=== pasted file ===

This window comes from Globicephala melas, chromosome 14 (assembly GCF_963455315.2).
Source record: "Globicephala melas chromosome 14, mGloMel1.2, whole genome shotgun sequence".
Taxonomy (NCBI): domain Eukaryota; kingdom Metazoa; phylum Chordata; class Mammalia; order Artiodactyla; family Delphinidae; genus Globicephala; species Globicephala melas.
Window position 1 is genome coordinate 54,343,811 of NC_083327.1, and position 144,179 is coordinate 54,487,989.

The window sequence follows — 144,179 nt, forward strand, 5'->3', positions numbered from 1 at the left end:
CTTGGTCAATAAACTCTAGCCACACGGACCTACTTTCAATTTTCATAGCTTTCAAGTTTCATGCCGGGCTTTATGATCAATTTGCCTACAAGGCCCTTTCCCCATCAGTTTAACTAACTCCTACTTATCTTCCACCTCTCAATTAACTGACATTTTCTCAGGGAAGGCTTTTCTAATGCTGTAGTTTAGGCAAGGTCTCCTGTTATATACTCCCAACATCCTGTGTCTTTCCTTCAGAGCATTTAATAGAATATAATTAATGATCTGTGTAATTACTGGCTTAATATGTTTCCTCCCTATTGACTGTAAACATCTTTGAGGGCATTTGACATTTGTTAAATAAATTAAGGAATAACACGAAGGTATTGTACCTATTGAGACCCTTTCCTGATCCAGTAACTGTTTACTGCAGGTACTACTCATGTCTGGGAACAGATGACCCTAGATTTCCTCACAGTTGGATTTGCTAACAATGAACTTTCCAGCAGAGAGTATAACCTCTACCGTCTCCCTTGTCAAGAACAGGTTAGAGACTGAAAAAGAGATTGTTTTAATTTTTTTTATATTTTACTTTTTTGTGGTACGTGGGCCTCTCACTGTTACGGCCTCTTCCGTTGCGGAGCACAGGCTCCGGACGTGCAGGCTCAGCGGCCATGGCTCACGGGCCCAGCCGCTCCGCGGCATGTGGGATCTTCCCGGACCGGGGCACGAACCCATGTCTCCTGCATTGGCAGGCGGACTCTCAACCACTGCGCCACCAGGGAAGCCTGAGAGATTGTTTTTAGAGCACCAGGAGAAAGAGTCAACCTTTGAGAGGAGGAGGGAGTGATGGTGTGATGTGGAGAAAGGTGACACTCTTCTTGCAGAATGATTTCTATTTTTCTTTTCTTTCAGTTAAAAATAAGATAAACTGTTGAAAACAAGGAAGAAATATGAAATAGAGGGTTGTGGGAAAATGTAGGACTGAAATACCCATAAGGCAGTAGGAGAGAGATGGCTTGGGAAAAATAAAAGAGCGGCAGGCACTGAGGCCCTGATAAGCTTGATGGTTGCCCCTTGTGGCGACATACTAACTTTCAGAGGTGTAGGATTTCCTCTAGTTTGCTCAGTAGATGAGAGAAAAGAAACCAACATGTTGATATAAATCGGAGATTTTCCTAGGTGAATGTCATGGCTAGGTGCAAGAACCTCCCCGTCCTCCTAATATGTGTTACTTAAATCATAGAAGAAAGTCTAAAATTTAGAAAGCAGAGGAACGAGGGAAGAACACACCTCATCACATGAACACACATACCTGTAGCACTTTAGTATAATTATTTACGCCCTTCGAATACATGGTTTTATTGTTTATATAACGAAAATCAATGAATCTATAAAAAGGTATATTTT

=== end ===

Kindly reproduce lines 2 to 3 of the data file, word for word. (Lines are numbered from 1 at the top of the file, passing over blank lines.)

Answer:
Source record: "Globicephala melas chromosome 14, mGloMel1.2, whole genome shotgun sequence".
Taxonomy (NCBI): domain Eukaryota; kingdom Metazoa; phylum Chordata; class Mammalia; order Artiodactyla; family Delphinidae; genus Globicephala; species Globicephala melas.